Employee Happiness: A Little Goes a Long Way

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Sometimes the job of keeping employees happy, focused and engaged in their work seems almost insurmountable. The larger the organization, the more complex the system of interactions that impact people every day. Removing all the stress and struggle from the workplace is impossible—and not even desirable since a certain amount of stress serves as a catalyst for growth, achievement and change. But finding a simple way to smooth out the daily bumps and improve employee happiness? That's something worth considering.

Improving Employee Outlook and Motivation

Mood Matters at Work

If we can’t reduce the complexity of work and eliminating stress is not an option, what can we do to help improve employee outlook and keep them plugged in at work? Employers have tried everything from sugar highs to unlimited vacations, with inconsistent results. Perhaps we’re thinking too big. Maybe, as a recent report from Plasticity[1] suggests, it’s not that complicated and little things really do mean a lot.

One of the most interesting findings in their research is the fact that happier employees are less stressed at work–even when their work is exactly as overwhelming as their co-workers’ jobs. Happier workers are simply harder to overwhelm and stress out. They’re also more focused, have a more positive outlook and are willing to do more work.  What’s more intriguing is how Plasticity arrived at these results by measuring the impact of one little intervention. 

They divided a sample set of employees into two groups and asked them to complete a brief survey about their mood, stress levels etc. Before responding, half the sample was given a brief task to complete that “involved identifying something positive in five different spheres of life – work, relationships, meanings, emotions and personal growth.” This one small activity led to significant differences in the responses of the two groups.

Here’s what they found:

  • Only 3% of respondents who completed the task indicated that they were “very stressed at work” compared to 37% of those who didn’t complete the task.
  • Respondents who completed the positive task reported 16% higher rate of overall happiness than their counterparts, who didn’t complete the task.
  • 65% of those who completed the task reported “High Focus” compared to 15% of those who didn’t complete the task.
  • Those who completed the positive task expressed a more positive perception of their work, found it less difficult and expressed greater willingness to take on additional work.
  • H.E.R.O.[2] index scores were 7% higher among those who completed the task compared to those who didn’t.
  • Those who completed the exercise also rated their overall Life Satisfaction at 16% higher than the control group.

The results of this study suggest that something as simple as reminding employees of the many positives in their lives is enough to significantly elevate their mood and generate a waterfall of side benefits. Who knew?

Three thoughts stay with me after reading this report:

  1. When it comes to employee happiness, a little can go a long way, but employers still need to identify which little things make the biggest difference to their people.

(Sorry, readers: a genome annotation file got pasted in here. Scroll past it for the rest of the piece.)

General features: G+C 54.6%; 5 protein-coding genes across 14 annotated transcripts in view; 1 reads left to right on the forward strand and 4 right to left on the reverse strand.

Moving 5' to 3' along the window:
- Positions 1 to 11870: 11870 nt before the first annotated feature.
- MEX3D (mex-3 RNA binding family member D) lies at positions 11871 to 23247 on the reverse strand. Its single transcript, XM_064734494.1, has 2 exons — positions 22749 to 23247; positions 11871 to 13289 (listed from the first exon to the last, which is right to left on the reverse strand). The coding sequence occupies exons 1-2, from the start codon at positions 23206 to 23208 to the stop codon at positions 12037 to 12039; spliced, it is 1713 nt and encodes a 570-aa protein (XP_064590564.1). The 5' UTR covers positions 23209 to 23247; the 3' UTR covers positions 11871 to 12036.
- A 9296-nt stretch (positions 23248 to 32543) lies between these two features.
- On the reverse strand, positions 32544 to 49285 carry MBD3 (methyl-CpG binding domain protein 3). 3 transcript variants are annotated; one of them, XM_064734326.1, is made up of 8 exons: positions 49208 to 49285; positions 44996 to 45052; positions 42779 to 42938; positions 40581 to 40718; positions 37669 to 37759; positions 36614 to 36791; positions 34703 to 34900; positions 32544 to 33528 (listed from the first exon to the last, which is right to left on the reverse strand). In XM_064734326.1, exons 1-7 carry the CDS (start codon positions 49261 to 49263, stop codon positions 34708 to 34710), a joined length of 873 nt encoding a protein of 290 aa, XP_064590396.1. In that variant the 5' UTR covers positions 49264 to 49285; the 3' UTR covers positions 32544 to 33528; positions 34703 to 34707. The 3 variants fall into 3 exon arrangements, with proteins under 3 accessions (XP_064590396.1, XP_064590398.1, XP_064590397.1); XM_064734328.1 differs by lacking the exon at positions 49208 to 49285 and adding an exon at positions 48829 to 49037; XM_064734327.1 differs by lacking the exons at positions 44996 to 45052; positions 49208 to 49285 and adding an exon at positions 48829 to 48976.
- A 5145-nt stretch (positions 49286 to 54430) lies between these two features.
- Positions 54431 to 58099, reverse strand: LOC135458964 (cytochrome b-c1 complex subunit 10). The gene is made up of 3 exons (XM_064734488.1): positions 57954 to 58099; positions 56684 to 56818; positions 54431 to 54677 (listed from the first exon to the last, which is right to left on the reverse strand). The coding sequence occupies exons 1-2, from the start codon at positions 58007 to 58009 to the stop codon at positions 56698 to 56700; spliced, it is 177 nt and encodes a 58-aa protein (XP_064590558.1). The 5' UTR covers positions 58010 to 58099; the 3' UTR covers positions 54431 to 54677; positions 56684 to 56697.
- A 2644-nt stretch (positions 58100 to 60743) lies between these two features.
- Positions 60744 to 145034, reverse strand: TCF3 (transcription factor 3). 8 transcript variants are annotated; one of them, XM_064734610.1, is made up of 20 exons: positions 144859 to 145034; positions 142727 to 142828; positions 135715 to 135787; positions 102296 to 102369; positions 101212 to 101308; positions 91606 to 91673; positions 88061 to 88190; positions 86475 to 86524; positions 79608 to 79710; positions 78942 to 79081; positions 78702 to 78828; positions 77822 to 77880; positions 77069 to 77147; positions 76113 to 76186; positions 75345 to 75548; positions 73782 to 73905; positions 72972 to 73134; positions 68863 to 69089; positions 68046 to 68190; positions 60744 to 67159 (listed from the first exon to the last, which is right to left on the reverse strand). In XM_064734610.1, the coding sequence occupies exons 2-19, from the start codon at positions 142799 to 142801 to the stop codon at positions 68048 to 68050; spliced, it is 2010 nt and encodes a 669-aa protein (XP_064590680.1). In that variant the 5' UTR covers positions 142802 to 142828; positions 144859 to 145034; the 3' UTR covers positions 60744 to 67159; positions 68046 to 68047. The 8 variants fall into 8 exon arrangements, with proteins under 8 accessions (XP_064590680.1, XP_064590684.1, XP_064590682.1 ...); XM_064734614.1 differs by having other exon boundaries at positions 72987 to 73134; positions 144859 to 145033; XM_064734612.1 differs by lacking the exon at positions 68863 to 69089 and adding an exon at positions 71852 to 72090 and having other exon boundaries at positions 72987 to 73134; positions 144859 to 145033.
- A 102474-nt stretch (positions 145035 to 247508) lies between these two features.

2. Gratitude is powerful. As Melody Beattie so aptly stated: “Gratitude unlocks the fullness of life. It turns what we have into enough, and more. It turns denial into acceptance, chaos to order, confusion to clarity. It can turn a meal into a feast, a house into a home, a stranger into a friend.” 
  3. Given the evident power of gratitude, Employers might also benefit from a self-imposed task requiring them to identify positive things about their team, division, company, etc.  


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[1] Scott Leith (2014) Improving Employee Outlook and Motivation: The 5 Spheres of Activity. http://www.plasticitylabs.com/wp-content/uploads/2014/04/Improving-Employee-Outlook-Motivation1.pdf

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Motivation in the Workplace: What Drives Us?

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Employee engagement has to be the #1 HR buzz phrase for this decade. How do we get employees to plug in and turn on at work? How do we foster the level of emotional and mental connection with the company and the job that allows them to put forward their best efforts, and love doing it? In their efforts to compete and achieve sustainable growth, employers offer everything from foosball to catered lunches and unlimited vacation to keep employees happy. Sometimes it works and people shine and companies win awards for being great places to work. But sometimes it doesn&rsquo …

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Employee Engagement is Intrinsically Social We know that employee engagement is both important and also woefully low in most organizations. Despite all the resources put into traditional engagement initiatives, the needle still isn’t moving. Why? The problem with traditional engagement efforts is that it is viewed as the domain of managers. Meaning, let’s give data and leadership training to front-line managers, and they’ll do a better job of engaging their workers. That’s a good start, but it doesn’t tap into the most powerful force for engagement: the workers themselves. According …

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